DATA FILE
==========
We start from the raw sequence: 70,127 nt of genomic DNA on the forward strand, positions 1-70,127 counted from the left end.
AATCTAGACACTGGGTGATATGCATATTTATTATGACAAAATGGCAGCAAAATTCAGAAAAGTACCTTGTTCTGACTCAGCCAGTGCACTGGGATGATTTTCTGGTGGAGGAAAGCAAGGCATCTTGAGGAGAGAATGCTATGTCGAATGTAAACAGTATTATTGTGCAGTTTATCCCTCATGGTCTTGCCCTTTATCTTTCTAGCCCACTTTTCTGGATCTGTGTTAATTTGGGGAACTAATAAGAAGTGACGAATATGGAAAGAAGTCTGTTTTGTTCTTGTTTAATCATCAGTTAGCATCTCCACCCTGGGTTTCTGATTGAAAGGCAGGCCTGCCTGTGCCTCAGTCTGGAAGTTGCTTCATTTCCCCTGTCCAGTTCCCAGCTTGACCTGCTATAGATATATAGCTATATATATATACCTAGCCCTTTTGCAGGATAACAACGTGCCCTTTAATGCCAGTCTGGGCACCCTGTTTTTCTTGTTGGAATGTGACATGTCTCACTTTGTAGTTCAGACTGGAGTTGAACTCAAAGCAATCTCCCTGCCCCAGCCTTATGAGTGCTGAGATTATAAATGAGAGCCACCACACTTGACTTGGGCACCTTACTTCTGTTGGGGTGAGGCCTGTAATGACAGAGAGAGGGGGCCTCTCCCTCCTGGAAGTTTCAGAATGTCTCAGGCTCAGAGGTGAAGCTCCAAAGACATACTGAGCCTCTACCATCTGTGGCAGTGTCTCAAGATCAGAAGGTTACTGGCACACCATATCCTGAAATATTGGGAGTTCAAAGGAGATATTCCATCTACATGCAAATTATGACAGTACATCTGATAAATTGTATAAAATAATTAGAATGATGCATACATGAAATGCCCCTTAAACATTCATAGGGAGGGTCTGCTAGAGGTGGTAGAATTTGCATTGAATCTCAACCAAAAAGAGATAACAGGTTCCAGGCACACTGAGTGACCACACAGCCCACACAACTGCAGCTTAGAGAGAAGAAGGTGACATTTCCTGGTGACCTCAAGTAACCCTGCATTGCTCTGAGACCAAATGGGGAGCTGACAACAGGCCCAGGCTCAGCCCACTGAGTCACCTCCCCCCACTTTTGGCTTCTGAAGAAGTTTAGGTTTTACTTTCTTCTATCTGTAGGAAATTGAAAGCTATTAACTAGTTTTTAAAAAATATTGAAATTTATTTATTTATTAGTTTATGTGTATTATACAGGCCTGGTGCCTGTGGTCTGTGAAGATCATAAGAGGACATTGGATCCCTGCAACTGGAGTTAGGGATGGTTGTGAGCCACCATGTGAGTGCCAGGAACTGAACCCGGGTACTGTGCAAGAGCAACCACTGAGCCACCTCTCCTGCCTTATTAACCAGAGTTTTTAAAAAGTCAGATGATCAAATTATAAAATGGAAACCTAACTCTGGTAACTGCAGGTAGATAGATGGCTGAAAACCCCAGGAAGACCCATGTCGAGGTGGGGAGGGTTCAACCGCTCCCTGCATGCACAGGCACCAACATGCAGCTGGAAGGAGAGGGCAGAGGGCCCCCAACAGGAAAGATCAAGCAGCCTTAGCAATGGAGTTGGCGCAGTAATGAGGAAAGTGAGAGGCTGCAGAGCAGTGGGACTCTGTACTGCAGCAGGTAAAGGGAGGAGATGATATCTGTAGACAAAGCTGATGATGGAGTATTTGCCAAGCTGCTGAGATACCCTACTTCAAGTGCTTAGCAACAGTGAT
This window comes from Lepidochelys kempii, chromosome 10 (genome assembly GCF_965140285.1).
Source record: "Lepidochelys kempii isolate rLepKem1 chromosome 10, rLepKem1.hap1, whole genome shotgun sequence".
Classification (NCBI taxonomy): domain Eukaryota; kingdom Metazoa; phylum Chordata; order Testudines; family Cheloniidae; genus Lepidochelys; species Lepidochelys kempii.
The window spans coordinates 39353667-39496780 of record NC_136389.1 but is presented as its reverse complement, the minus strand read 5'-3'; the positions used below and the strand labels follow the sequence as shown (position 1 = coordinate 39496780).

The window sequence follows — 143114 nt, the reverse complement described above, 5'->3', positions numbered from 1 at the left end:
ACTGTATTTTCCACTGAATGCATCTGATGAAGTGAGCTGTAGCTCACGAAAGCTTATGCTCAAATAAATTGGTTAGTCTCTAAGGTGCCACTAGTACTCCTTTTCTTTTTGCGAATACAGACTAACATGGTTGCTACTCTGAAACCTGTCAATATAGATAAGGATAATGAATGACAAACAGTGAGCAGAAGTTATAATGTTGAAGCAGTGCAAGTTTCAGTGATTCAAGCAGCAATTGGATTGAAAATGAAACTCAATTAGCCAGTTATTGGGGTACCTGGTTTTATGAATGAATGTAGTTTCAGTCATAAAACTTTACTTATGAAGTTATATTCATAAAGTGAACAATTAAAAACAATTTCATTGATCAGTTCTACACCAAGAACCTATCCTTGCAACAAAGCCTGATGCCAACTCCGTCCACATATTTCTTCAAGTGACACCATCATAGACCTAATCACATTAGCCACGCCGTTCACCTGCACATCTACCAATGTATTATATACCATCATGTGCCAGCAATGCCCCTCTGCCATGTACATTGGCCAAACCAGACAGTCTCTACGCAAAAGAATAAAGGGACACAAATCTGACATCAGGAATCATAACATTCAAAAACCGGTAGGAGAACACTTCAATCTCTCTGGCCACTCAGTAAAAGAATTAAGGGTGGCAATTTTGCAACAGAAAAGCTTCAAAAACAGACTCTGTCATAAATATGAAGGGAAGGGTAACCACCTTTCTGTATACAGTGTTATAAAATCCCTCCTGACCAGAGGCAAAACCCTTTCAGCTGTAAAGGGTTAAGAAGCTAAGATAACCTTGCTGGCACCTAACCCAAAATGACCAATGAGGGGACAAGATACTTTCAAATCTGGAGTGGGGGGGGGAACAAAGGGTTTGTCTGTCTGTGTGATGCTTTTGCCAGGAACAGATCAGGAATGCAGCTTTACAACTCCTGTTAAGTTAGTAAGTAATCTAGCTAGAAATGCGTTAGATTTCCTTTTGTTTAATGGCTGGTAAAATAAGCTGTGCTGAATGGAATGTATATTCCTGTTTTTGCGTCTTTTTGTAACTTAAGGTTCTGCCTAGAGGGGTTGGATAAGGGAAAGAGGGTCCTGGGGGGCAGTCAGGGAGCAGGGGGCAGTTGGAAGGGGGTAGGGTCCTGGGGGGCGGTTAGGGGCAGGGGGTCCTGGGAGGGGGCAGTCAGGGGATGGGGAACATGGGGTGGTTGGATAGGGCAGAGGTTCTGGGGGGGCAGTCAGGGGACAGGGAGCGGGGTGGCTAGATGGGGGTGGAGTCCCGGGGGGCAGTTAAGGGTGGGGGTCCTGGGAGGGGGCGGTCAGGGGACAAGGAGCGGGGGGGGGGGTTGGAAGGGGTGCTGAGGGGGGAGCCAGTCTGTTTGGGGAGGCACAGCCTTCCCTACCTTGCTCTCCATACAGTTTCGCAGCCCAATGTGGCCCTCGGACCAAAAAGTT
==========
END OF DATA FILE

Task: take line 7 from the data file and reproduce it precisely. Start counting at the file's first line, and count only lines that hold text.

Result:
The window sequence follows — 143114 nt, the reverse complement described above, 5'->3', positions numbered from 1 at the left end: